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The BBC's James Westhead
says most women do not complain about discrimination because court processes can take years
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Head of equal rights at the TUC Kay Carberry
"Many employers ignore their obligations"
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Wednesday, 21 March, 2001, 13:42 GMT
Mothers 'missing out on maternity rights'
Pregnant women can face discrimination at work
Pregnant women can face discrimination at work
Tens of thousands of women are illegally sacked or threatened with dismissal because they are pregnant, according to a Citizen's Advice Bureaux report.

Birth Rights, compiled by the National Association of CABs (NACAB), suggests thousands of parents miss out on employment benefits.

NACAB said that many mothers and fathers were unlikely to benefit from the government's decision, announced in the Budget, to extend maternity and paternity rights.

Case study
A mother-to-be who worked in a shop was sacked because "a pregnant woman is not an attractive sight to customers"
The proposals, also outlined in a green paper, would enhance maternity leave and give new fathers two weeks paid paternity leave.

The NACAB says employers are failing to offer existing statutory provisions, through ignorance, worry over their effect on the business, or in a few cases, deliberately.

The NACAB is now calling for a Fair Employment Commission, which could ensure parents received their rights, and that employers had the support they needed.

It is also calling for a statutory right for new parents to work "child-friendly" hours after the birth of a child or an adoption.

Low paid

Many of the new parents who miss out on their rights are in low-paid and low-skilled jobs and work for small companies.

Caroline Kelly, 26, was four months pregnant when she lost her job.

Caroline Kelly: sacked while pregnant
Caroline Kelly: sacked while pregnant
"I was called into the office and told I was being made redundant."

She is now taking the company to an employment tribunal.

The report's author, Richard Dunstan, told BBC News Online that the 2,000 CAB offices in England, Wales and Northern Ireland had heard of about 40,000 cases of maternity related employment rights concerns, around two thirds of which are pregnancy related.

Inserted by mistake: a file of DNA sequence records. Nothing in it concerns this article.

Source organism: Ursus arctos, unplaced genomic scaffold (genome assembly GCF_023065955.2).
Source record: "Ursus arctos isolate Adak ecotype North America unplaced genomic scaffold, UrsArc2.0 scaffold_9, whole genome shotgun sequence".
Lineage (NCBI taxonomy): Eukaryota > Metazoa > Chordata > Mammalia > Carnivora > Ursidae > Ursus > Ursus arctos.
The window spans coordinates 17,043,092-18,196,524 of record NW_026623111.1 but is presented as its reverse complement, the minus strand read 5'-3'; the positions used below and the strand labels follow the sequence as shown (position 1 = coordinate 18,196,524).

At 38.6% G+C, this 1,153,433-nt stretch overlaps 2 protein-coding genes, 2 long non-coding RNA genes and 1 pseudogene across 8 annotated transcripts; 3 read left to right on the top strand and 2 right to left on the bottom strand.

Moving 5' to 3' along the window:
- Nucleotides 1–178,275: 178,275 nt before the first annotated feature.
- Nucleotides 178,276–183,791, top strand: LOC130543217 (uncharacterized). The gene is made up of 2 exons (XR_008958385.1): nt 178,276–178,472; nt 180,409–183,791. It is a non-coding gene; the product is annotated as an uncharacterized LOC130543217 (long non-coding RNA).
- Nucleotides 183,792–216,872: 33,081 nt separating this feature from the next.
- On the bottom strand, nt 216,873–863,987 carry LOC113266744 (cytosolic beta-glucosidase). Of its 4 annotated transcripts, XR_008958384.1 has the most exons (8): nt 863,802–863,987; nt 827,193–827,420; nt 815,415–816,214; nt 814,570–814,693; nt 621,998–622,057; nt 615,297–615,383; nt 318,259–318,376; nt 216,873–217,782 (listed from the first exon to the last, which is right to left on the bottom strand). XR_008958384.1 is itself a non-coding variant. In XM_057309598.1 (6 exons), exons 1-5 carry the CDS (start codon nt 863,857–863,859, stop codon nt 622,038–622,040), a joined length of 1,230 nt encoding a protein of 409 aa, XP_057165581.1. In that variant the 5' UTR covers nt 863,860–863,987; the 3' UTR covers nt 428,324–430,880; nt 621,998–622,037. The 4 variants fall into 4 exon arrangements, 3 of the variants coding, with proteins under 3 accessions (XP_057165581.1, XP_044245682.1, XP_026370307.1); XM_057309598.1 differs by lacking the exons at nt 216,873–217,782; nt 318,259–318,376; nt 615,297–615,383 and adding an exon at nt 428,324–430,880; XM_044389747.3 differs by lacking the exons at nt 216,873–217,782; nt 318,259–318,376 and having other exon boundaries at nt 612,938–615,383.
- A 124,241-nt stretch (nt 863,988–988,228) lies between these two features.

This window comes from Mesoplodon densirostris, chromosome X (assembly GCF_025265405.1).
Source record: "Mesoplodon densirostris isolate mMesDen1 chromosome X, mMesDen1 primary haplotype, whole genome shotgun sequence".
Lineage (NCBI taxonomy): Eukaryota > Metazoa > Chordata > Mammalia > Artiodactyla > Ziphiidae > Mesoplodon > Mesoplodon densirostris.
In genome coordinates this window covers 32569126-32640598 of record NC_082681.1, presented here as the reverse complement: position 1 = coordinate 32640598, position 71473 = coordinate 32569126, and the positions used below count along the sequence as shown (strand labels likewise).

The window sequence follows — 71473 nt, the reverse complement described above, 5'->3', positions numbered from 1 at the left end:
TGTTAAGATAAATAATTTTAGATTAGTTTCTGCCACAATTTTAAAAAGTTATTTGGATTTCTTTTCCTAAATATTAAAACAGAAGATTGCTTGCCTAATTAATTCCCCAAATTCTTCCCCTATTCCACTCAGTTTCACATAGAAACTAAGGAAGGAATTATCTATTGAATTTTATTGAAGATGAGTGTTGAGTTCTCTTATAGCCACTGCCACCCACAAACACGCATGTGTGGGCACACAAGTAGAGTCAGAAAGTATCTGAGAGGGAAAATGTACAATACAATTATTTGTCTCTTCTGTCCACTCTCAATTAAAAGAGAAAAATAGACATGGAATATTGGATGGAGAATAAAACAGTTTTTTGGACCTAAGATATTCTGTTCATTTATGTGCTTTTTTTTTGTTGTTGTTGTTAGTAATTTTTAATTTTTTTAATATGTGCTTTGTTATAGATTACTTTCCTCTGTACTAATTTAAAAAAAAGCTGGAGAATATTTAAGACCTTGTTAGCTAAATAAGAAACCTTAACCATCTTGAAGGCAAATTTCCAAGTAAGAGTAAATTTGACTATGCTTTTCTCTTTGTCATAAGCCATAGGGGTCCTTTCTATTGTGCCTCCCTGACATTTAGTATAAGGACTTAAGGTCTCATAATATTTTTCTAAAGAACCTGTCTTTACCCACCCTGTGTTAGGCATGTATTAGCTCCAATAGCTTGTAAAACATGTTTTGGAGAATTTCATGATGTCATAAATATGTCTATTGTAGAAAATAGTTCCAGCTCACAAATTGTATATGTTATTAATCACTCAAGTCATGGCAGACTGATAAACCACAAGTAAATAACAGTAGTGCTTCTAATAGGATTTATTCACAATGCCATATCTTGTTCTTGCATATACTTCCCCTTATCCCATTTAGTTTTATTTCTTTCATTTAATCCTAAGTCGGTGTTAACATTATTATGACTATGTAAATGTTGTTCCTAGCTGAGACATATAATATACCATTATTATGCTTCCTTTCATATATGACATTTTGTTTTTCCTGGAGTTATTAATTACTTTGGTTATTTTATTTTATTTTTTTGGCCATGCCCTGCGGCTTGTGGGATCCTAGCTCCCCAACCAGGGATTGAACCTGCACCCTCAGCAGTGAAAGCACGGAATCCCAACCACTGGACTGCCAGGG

He said the CABs believe 100,000 women across the UK are being denied maternity rights.

He added small businesses were often worst affected, and estimated a company of 10 people may only have to deal with a pregnancy among its staff once every 10 years.

"A common problem with a lot of statutory employment rights is that the law says what employees should get, but employers are not providing it."

He added: "Clearly the cases we have seen are the tip of the iceberg."

Richard Dunstan: 'This is just the tip of the iceberg
Richard Dunstan: 'This is just the tip of the iceberg"
Even when pregnant women are not sacked, the report says they often have to cut back the number of hours they work, and cannot take the time off needed to attend ante-natal appointments.

Women are often also unable to return to the job they previously had, after maternity leave.

If they are allowed to return, new mothers often find their job has changed, or their hours and pay have been cut.

Men fare little better. They are often told they have no right to parental leave, or that the rules do not apply to their company.

Employees are often unaware of their rights. And those who do may be reluctant to tackle their employer and even more reluctant to take their complaint to an employment tribunal, which can be protracted and pressured.

The financial gains for winners can also be quite small.

'Tackle enforcement'

David Harker, NACAB chief executive, said: "There is no doubt that putting most of the government's proposals into practice would make a huge difference to the work-life balance of working parents and to the well-being and development of their children.

"But additional rights will be worthless to many unless the problem of enforcement is tackled, and there is real, practical assistance for small employers."

Kay Carberry, head of equal rights at the TUC, said: "One of the problems is that women themselves do not know what their rights are.

"And in many cases, employers simply ignore their obligations to their employees.

"Something should be done to raise women's awareness of what their rights are."

She said the unions, CABs and the TUC and Equal Opportunities Commission were all there to offer help.

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See also:

07 Mar 01 | Budget 2001
Brown's 'families first' Budget
07 Dec 00 | UK Politics
Paid paternity leave on the cards
15 Feb 01 | UK Politics
Minister takes maternity leave
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